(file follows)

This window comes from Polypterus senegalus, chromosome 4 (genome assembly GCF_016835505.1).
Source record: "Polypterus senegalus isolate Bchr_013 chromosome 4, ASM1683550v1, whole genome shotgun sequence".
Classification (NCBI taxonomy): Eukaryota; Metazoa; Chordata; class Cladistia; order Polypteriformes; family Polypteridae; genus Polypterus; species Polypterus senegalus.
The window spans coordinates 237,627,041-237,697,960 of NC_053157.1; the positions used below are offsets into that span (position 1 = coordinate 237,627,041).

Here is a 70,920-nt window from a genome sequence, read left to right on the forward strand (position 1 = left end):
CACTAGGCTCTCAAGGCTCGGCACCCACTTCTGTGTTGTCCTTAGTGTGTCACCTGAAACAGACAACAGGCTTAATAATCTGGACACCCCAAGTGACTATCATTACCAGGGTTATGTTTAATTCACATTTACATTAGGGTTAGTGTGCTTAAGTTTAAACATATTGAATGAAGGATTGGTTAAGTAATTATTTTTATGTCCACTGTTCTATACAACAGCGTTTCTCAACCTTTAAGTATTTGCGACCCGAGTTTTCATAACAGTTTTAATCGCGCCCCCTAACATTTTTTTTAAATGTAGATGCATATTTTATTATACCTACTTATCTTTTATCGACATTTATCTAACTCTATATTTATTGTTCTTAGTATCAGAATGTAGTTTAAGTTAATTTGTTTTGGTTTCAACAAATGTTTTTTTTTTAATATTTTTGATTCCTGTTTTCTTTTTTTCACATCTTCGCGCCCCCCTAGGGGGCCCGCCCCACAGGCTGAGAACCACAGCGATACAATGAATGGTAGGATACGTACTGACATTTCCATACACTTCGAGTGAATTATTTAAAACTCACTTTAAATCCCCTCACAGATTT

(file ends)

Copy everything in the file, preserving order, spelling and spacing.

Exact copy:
This window comes from Polypterus senegalus, chromosome 4 (genome assembly GCF_016835505.1).
Source record: "Polypterus senegalus isolate Bchr_013 chromosome 4, ASM1683550v1, whole genome shotgun sequence".
Classification (NCBI taxonomy): Eukaryota; Metazoa; Chordata; class Cladistia; order Polypteriformes; family Polypteridae; genus Polypterus; species Polypterus senegalus.
The window spans coordinates 237,627,041-237,697,960 of NC_053157.1; the positions used below are offsets into that span (position 1 = coordinate 237,627,041).

Here is a 70,920-nt window from a genome sequence, read left to right on the forward strand (position 1 = left end):
CACTAGGCTCTCAAGGCTCGGCACCCACTTCTGTGTTGTCCTTAGTGTGTCACCTGAAACAGACAACAGGCTTAATAATCTGGACACCCCAAGTGACTATCATTACCAGGGTTATGTTTAATTCACATTTACATTAGGGTTAGTGTGCTTAAGTTTAAACATATTGAATGAAGGATTGGTTAAGTAATTATTTTTATGTCCACTGTTCTATACAACAGCGTTTCTCAACCTTTAAGTATTTGCGACCCGAGTTTTCATAACAGTTTTAATCGCGCCCCCTAACATTTTTTTTAAATGTAGATGCATATTTTATTATACCTACTTATCTTTTATCGACATTTATCTAACTCTATATTTATTGTTCTTAGTATCAGAATGTAGTTTAAGTTAATTTGTTTTGGTTTCAACAAATGTTTTTTTTTTAATATTTTTGATTCCTGTTTTCTTTTTTTCACATCTTCGCGCCCCCCTAGGGGGCCCGCCCCACAGGCTGAGAACCACAGCGATACAATGAATGGTAGGATACGTACTGACATTTCCATACACTTCGAGTGAATTATTTAAAACTCACTTTAAATCCCCTCACAGATTT